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Lie #3 I tell myself: "This draft has to be perfect now."

I lie to myself. Because writers can be liars.

We really must stop lying to ourselves. All we do is hurt the work when we lie. But lie, we do.

Here is a lie I tell myself.

“This draft has to be perfect now.”

Have you thought this heinous lie to yourself? I have.

The truth is, when we tell ourselves this lie, or other “writer” lies, we think we’re being honest.

What we might mean instead is this:

I feel like if this draft isn’t perfect right now, I’ll never be able to make it better.

I worry that I’m incapable of improving this work.

Sound familiar?

There are ways to combat these lies we tell ourselves. Instead, we can tell ourselves the truth.

Lie #3 I tell myself:

This draft has to be perfect now.”

Five Truths to help you un-lie to yourself.

1. Truth: Drafts are never perfect. Sorry, friend. If you’re writing a draft, it may well be amazing, stupendous, and fabulous. But it’s still a draft, and drafts are never perfect. No published writer has ever written a perfect draft. No one. Promise. Drafts should do one thing and one thing only. Exist. Drafts should be messy, need work, run into plot problems, not have characters not fully developed, have actions that don’t quite translate to readers, have “crutch words” that will need cutting. They should have these things. It’s a draft: the preliminary version of your work. Your first stab at your WIP. If it’s perfect, how can you make it better? Let go and let your draft be a draft. Let it do the only thing it needs to do: exist.

2. Truth: Good writing is mostly editing and revising. If you want to be a good writer, you need the truth: writing is mostly editing and revising. Drafting is the fun part because again, all it has to do is exist. But the writing process requires editing and revising. In fact, writing is about 15% drafting and 80% editing and revising. What’s the other 5%, you ask? Worrying (Read my Lie #1 blog post. You are good enough). With this in mind, don’t worry about editing and revising as you draft. You’re killing your drafting time when you do this and you’re making yourself switch “writer roles” too much. Your drafting self and your editor self as a writer cannot really be friends. Keep your editor self at bay and remember this: since you’re going to edit and revise later, there is no need to make your draft perfect. Let it go and just draft.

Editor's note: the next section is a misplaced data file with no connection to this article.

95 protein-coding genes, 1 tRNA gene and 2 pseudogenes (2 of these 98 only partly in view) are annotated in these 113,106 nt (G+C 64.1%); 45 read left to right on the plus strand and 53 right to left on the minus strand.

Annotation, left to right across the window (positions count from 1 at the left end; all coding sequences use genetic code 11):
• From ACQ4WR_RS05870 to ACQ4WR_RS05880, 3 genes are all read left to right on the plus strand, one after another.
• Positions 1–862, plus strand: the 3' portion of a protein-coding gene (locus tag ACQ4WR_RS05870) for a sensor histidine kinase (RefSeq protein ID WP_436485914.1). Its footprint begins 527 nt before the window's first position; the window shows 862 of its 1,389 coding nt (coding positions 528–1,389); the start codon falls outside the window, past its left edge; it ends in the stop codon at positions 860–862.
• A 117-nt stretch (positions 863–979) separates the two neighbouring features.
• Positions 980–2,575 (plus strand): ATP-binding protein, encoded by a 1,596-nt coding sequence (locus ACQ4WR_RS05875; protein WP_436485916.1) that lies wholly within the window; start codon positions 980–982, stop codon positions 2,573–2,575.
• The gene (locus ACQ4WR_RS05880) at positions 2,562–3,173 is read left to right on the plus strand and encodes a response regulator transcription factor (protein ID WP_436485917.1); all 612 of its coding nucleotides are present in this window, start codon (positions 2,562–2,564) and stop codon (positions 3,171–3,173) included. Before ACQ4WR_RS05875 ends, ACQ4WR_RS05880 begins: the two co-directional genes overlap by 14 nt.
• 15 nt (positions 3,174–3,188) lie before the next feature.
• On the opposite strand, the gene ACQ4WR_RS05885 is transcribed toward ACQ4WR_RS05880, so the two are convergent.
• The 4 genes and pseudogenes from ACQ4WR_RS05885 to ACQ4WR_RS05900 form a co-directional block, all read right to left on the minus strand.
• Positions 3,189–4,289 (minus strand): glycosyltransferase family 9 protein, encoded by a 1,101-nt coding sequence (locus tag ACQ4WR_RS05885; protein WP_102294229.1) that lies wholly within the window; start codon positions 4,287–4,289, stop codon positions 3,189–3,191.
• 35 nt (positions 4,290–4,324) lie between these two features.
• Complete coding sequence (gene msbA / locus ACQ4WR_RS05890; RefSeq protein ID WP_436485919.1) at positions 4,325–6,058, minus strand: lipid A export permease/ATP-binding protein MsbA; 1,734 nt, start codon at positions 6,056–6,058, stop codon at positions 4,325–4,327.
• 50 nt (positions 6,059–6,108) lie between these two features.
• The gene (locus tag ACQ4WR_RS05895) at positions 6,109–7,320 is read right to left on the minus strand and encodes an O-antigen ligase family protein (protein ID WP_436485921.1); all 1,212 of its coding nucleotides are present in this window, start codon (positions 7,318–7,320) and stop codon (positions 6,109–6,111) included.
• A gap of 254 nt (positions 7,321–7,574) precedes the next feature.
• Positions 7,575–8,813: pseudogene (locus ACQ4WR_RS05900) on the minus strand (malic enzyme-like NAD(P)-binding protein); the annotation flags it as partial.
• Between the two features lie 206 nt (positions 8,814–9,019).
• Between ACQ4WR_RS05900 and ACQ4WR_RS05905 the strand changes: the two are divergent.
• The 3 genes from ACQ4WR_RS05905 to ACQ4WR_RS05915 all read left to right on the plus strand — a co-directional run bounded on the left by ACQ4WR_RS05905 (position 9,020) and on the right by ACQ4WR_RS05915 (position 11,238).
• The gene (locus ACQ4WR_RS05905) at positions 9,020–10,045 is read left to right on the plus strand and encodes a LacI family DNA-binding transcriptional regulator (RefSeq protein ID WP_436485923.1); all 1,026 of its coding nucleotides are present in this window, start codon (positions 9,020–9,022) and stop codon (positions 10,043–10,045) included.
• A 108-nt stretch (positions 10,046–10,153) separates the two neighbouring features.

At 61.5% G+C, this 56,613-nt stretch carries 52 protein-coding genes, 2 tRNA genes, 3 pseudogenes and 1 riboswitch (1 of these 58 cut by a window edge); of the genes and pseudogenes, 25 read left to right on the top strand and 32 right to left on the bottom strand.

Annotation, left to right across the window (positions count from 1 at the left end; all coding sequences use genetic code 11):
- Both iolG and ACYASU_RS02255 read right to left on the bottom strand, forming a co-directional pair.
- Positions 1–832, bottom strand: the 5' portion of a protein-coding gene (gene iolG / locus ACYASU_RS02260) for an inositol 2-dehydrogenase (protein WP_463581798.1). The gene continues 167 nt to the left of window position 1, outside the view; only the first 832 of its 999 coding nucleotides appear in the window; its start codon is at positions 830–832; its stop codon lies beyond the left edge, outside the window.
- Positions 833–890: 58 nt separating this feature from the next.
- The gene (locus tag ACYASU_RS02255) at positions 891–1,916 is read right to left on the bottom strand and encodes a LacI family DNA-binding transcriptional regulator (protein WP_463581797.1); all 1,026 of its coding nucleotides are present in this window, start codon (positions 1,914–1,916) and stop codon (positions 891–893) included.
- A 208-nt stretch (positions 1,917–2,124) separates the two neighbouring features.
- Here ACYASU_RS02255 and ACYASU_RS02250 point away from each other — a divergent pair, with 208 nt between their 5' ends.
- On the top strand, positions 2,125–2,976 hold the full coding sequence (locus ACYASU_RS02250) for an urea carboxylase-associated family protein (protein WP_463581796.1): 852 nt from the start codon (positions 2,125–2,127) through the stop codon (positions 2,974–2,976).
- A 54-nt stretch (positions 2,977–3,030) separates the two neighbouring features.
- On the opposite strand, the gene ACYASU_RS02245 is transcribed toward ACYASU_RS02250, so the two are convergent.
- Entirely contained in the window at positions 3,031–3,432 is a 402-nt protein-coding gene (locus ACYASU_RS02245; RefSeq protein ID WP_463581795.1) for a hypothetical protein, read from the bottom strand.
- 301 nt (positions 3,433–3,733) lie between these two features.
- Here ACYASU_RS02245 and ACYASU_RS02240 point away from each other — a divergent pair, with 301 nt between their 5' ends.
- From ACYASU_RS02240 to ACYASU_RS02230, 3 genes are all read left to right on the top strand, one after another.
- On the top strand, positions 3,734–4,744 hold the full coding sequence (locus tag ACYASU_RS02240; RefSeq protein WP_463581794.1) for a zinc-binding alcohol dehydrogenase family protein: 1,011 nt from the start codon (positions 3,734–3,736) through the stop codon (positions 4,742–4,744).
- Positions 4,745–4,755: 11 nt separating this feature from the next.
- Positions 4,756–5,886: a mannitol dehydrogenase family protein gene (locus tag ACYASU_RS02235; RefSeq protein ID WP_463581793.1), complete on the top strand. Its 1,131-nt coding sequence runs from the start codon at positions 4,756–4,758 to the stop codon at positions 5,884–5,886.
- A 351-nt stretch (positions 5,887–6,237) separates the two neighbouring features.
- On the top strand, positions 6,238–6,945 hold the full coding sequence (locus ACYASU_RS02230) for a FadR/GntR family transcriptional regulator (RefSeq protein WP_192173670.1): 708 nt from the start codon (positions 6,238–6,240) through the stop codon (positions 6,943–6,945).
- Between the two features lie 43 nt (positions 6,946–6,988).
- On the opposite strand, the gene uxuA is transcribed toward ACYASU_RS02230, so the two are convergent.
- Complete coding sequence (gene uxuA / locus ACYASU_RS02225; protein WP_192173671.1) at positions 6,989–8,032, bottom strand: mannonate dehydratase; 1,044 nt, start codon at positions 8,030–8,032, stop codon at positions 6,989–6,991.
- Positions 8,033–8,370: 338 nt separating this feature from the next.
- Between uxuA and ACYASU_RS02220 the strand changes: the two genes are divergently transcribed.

3. Truth: You might be stuck in your draft. When our editor self tries to take over while we’re drafting, and fix content that is already written, it might be because you’re stalling at writing what comes next in your WIP. Are you stuck on a scene? Are you having trouble with your characters’ motivations? Have you written away from your outline if your plotter? Can you not see what comes next if you’re a panster? Be truthful with yourself. Are you worried about making what’s written perfect because you don’t know what to write next? The answer isn’t back there. I mean, you might need to tweak something, but remember, you’re drafting. If you’re worried about perfection, you might have a different problem right now and it’s not that what you’ve already written in the WIP is perfect.

4. Truth: You might benefit from a critique group. A critique group is a writers group who regularly shares pages of their work while they’re drafting or starting to work on first edits. Critique group members provide honest feedback. These groups can be found in a FaceBook Writers Group, your local writers chapter, or even online forums like Meetup. Why might you need a critique group? You’ll get some honesty from other writers who also have told themselves this lie about perfection. Critique groups are a great way to build camaraderie, confidence, and help writers understand this fact: your draft does not need to be perfect because–as you’ll learn from your Critique Group–it isn’t perfect. Consider if joining a critique group will help you. And if anything, you’ll make some writer friends and that’s never a bad thing.

5. Truth: You’ll never finish your draft if it must be perfect. Remember what I said about drafts? They just need to exist. I’m going to be honest with you, friend. If you feel your draft must be perfect, you’ll never finish. You’ll never get to ‘THE END.’ You must let go of this notion that good writers draft perfect work. They don’t. Good writers are ones who understand that editing and revising is the most important part of the writing process and that a writer cannot be two writer-selves at the same time: a drafter and an editor. But take a look at why you’re telling yourself this terrible lie. Are you stuck? Do you need writer friends to push you out of this mindset? Be honest because you know it’s true. Your draft has to be written or it can’t exist.

Un-lie to yourself. Truth: Your draft does not and should not be perfect. It just has to exist.


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